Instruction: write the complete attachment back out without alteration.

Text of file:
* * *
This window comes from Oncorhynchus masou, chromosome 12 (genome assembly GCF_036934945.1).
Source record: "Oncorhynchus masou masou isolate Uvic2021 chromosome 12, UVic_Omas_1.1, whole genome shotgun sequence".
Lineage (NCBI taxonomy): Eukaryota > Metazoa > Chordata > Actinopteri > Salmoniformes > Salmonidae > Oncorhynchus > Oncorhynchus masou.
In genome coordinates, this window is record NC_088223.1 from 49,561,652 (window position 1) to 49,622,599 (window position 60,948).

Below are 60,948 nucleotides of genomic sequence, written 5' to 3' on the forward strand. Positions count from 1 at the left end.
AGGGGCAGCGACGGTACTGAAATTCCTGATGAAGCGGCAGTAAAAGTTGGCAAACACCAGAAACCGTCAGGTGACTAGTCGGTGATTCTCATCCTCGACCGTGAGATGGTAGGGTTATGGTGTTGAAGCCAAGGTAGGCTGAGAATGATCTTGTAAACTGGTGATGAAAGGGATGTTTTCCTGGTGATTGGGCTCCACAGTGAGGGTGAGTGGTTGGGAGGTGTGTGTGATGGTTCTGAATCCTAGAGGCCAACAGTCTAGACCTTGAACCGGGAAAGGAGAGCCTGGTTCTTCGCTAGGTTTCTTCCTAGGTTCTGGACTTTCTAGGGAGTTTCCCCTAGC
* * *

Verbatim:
This window comes from Oncorhynchus masou, chromosome 12 (genome assembly GCF_036934945.1).
Source record: "Oncorhynchus masou masou isolate Uvic2021 chromosome 12, UVic_Omas_1.1, whole genome shotgun sequence".
Lineage (NCBI taxonomy): Eukaryota > Metazoa > Chordata > Actinopteri > Salmoniformes > Salmonidae > Oncorhynchus > Oncorhynchus masou.
In genome coordinates, this window is record NC_088223.1 from 49,561,652 (window position 1) to 49,622,599 (window position 60,948).

Below are 60,948 nucleotides of genomic sequence, written 5' to 3' on the forward strand. Positions count from 1 at the left end.
AGGGGCAGCGACGGTACTGAAATTCCTGATGAAGCGGCAGTAAAAGTTGGCAAACACCAGAAACCGTCAGGTGACTAGTCGGTGATTCTCATCCTCGACCGTGAGATGGTAGGGTTATGGTGTTGAAGCCAAGGTAGGCTGAGAATGATCTTGTAAACTGGTGATGAAAGGGATGTTTTCCTGGTGATTGGGCTCCACAGTGAGGGTGAGTGGTTGGGAGGTGTGTGTGATGGTTCTGAATCCTAGAGGCCAACAGTCTAGACCTTGAACCGGGAAAGGAGAGCCTGGTTCTTCGCTAGGTTTCTTCCTAGGTTCTGGACTTTCTAGGGAGTTTCCCCTAGC